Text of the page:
Fact or Fiction: 5 Stereotypes about Photographers
The photography industry has changed drastically over the last couple decades, and many stereotypes about photographers have evolved from this. Let’s talk about 5 common stereotypes and whether or not they’re true.
“Photographers don’t have a formal photography education.”
Based on several recent polls, 20-54% of ALL working Americans report that they’re currently working at jobs that are unrelated to their majors. The largest study found that the number was just over 40%.
That’s a high number, but photographers take this number up a notch. The vast majority of photographers who have entered the market in the last decade don't have a college degree in photography.
That being said, there are many other ways that photographers get educated nowadays. Conferences, workshops, online classes, 1-1 mentoring, and YouTube are the major education tools that today’s photographers use to educate themselves. So just because a photographer doesn’t have a photography degree doesn’t mean they don’t know what they’re doing.
Are there photographers out there who have little-to-no photography education, college or otherwise? Absolutely. But you can typically pick those people out by their low prices and lack of professionalism.
“Photography takes no serious skills.” >>>>FALSE<<<<
This is a natural conclusion based on the Stereotype #1. However, this one is very wrong.
The common cause for this belief actually stems from the public’s general inability to distinguish a technically good photo from a technically bad one. Being able to do that takes photography education (formal or informal). So while a lay person can look at two photos and claim that they’re technically equivalent, a skilled eye can look at the two and determine which photographer was educated on camera settings, composition, lighting, posing, safety, editing, and more.
Taking a photo takes no skill anymore. Taking a good photo takes skill. Taking a good photo consistently? That takes a lot of skill.
Again, are there photographers out there who have very few technical skills? Definitely. But assuming you don’t have a trained eye, you can again weed out the vast majority of them if you eliminate the low-priced and unprofessional ones.
“Running a photography business is cheap.”
This stereotype is often held by people getting into photography and by the general public.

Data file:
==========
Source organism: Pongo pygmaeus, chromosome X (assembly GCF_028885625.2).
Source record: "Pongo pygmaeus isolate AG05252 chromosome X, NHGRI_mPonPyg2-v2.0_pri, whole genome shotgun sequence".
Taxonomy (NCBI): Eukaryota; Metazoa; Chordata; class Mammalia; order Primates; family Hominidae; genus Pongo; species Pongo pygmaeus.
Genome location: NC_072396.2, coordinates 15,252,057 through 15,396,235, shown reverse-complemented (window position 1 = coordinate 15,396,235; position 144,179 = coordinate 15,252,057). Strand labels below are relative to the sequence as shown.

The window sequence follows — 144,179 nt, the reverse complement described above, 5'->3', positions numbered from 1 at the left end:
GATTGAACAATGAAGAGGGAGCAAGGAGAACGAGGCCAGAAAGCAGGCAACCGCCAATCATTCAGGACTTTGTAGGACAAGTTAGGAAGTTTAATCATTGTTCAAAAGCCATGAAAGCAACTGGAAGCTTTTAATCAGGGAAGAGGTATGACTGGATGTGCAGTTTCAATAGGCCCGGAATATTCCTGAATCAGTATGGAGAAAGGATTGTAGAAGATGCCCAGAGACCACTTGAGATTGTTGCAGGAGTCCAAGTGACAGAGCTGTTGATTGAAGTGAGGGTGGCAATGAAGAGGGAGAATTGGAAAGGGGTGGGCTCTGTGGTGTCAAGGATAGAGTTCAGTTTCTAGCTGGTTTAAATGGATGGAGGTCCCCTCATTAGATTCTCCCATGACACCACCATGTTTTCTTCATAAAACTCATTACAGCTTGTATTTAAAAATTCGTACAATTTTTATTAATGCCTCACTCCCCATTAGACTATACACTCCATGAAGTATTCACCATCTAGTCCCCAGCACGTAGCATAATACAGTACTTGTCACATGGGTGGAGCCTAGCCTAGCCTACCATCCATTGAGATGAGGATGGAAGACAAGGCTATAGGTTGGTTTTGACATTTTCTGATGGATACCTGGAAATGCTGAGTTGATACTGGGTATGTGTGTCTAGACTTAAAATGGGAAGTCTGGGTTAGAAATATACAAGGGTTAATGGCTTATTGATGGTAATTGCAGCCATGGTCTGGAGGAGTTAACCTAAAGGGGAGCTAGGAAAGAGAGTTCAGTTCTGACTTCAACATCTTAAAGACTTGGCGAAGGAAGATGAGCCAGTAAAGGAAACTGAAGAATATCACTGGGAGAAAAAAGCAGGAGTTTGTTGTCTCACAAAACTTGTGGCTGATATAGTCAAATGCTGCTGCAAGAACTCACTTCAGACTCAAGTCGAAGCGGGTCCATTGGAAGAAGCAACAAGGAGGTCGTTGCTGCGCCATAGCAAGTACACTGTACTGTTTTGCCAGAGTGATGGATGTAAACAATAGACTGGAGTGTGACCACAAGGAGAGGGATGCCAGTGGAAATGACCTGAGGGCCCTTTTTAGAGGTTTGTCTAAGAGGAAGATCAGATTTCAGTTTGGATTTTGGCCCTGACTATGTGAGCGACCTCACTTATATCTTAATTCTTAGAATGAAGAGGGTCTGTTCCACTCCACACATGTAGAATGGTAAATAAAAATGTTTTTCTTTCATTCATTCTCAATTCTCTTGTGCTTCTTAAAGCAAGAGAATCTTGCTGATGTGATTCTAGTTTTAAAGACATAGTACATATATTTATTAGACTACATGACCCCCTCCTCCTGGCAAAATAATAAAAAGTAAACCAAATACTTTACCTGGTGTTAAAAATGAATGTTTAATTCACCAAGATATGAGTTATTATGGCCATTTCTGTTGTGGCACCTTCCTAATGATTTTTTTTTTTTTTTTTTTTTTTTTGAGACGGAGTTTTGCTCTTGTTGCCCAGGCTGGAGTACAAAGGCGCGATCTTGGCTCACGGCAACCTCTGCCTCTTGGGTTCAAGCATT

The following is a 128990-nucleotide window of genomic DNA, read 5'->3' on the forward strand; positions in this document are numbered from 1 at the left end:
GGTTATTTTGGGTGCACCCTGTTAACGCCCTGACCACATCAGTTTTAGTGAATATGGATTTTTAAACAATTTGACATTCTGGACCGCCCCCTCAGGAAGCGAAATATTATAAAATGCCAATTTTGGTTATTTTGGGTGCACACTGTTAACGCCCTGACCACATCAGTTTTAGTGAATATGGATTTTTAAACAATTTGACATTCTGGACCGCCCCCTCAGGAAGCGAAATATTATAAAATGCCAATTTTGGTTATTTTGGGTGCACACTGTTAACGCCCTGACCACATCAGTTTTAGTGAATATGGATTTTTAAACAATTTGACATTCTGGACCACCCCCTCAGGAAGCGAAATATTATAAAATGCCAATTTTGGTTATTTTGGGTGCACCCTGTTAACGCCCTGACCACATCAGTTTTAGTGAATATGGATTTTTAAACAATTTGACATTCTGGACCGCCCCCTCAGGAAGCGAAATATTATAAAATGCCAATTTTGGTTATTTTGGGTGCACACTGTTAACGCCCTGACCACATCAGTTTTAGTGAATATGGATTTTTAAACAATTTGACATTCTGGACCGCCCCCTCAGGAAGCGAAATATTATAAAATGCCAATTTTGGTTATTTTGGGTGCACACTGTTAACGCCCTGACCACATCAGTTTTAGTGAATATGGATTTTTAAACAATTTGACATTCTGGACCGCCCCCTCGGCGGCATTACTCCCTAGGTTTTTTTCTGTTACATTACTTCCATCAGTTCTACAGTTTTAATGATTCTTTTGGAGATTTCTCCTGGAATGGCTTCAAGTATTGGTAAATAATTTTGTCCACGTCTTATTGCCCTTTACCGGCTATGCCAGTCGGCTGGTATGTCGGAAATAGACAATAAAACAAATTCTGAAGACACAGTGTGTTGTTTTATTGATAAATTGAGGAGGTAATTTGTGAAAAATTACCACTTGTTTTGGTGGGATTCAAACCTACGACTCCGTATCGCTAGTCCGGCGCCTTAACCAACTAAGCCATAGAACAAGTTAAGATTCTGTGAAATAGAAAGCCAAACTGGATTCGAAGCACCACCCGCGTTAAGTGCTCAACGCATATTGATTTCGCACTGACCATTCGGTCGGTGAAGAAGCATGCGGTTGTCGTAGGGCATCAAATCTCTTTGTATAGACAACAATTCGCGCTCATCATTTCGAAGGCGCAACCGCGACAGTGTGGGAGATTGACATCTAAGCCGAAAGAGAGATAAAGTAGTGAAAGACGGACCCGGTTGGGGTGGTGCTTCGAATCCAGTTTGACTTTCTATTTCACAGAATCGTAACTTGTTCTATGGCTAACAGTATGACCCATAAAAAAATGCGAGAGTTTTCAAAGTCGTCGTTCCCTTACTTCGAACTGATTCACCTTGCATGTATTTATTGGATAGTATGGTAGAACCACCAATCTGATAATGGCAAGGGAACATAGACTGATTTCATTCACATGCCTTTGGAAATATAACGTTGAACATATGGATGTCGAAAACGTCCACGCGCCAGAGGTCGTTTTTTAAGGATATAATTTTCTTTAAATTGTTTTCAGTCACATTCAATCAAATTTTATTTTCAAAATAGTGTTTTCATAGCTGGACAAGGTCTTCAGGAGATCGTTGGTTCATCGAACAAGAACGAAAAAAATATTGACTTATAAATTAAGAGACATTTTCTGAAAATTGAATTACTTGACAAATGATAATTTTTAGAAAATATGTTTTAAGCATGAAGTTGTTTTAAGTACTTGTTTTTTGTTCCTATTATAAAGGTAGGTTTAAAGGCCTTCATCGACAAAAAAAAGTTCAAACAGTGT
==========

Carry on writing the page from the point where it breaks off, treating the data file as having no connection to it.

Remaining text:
In reality, here’s an off-the-cuff list of common expenses that photographers will have:
Credit card processing fees
Licensing fees (LLC filing, Sales tax license, Trade name filing, etc)
Digital gallery software
3-5 memory cards
Cost of goods sold (printed products)
Studio rental Utilities
I’m inevitably missing other common costs, but suffice it to say that many photographers have a serious reality check in their first year about how much the business actually costs.
“ ‘Expensive’ photographers are scam artists.”
Unfortunately, what the current public thinks is “reasonable” or “expensive” for a professional photographer is often completely disconnected from reality. I don’t know about your state, but here in Nebraska, fast food restaurants are hiring people with no experience or relevant skills for $15/hr.
In comparison, here are a couple quick examples for photographers. (If you think I’m crazy and that my numbers can’t possibly be correct, please read this article for the math breakdown.)
After overhead and taxes, the average full-time photographer who charges $500 for a 1-hour family session will have a take-home income of $11.25/hr.
How about a wedding photographer? The average full-time photographer who charges $4,000 for an 8-hour wedding will have the same take-home income of $11.25/hr.
What about the “luxury” photographers? Like the ones charging thousands of dollars for a family session and doing in-person sales sessions? Those photographers typically spend way more 1-1 time with their clients and are much more likely to have a commercial studio space and/or staff. As a result, they take on much fewer clients and have much higher overhead costs.
Any way you slice it, the percent of photographers who are taking home more than $50,000 in a year is in the single digits.
The saddest part about this whole thing is that the public’s current narrative of “reasonable” photography costs only exists because we photographers have created it. (If you’d like to read more about how that happened and how we can change it, you can read this article.)
“Photography is a side hustle, not a 'real job'.”
Hopefully, my answer to Stereotype #4 has largely explained the reason why this fifth stereotype is often true. A photographer can certainly set their prices in a profitable range and work like crazy to get enough clients. But Stereotype #4 takes a serious toll on this effort, and if they aren’t able to make a livable wage, they often leave the industry entirely or take a second job that can help pay their bills.
I hope this article has shed some light on the common photographer stereotypes. If you learned something, please feel free to share this!